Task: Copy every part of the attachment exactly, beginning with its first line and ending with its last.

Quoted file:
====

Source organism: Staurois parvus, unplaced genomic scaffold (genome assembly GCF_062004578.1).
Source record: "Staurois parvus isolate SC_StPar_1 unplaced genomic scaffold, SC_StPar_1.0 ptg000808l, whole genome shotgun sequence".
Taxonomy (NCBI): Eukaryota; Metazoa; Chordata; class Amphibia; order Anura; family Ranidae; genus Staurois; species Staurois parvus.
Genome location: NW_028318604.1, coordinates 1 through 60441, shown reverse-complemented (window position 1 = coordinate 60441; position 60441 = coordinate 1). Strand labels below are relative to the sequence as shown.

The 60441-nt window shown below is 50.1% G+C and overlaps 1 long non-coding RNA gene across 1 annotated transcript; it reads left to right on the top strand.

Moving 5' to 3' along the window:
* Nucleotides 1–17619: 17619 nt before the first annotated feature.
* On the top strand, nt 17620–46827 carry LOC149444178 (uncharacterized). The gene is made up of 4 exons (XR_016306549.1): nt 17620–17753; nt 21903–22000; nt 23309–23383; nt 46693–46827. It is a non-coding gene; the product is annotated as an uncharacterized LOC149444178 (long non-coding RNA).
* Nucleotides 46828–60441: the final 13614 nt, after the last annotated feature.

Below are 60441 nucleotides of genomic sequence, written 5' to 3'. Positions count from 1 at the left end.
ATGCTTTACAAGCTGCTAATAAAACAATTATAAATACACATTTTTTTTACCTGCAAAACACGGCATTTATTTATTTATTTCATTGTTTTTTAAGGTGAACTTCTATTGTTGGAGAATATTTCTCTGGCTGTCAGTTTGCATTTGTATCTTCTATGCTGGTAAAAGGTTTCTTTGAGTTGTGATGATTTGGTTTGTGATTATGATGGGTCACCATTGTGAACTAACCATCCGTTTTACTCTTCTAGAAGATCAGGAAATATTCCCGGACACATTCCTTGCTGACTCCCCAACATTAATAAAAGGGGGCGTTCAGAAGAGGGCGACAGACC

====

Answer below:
Source organism: Staurois parvus, unplaced genomic scaffold (genome assembly GCF_062004578.1).
Source record: "Staurois parvus isolate SC_StPar_1 unplaced genomic scaffold, SC_StPar_1.0 ptg000808l, whole genome shotgun sequence".
Taxonomy (NCBI): Eukaryota; Metazoa; Chordata; class Amphibia; order Anura; family Ranidae; genus Staurois; species Staurois parvus.
Genome location: NW_028318604.1, coordinates 1 through 60441, shown reverse-complemented (window position 1 = coordinate 60441; position 60441 = coordinate 1). Strand labels below are relative to the sequence as shown.

The 60441-nt window shown below is 50.1% G+C and overlaps 1 long non-coding RNA gene across 1 annotated transcript; it reads left to right on the top strand.

Moving 5' to 3' along the window:
* Nucleotides 1–17619: 17619 nt before the first annotated feature.
* On the top strand, nt 17620–46827 carry LOC149444178 (uncharacterized). The gene is made up of 4 exons (XR_016306549.1): nt 17620–17753; nt 21903–22000; nt 23309–23383; nt 46693–46827. It is a non-coding gene; the product is annotated as an uncharacterized LOC149444178 (long non-coding RNA).
* Nucleotides 46828–60441: the final 13614 nt, after the last annotated feature.

Below are 60441 nucleotides of genomic sequence, written 5' to 3'. Positions count from 1 at the left end.
ATGCTTTACAAGCTGCTAATAAAACAATTATAAATACACATTTTTTTTACCTGCAAAACACGGCATTTATTTATTTATTTCATTGTTTTTTAAGGTGAACTTCTATTGTTGGAGAATATTTCTCTGGCTGTCAGTTTGCATTTGTATCTTCTATGCTGGTAAAAGGTTTCTTTGAGTTGTGATGATTTGGTTTGTGATTATGATGGGTCACCATTGTGAACTAACCATCCGTTTTACTCTTCTAGAAGATCAGGAAATATTCCCGGACACATTCCTTGCTGACTCCCCAACATTAATAAAAGGGGGCGTTCAGAAGAGGGCGACAGACC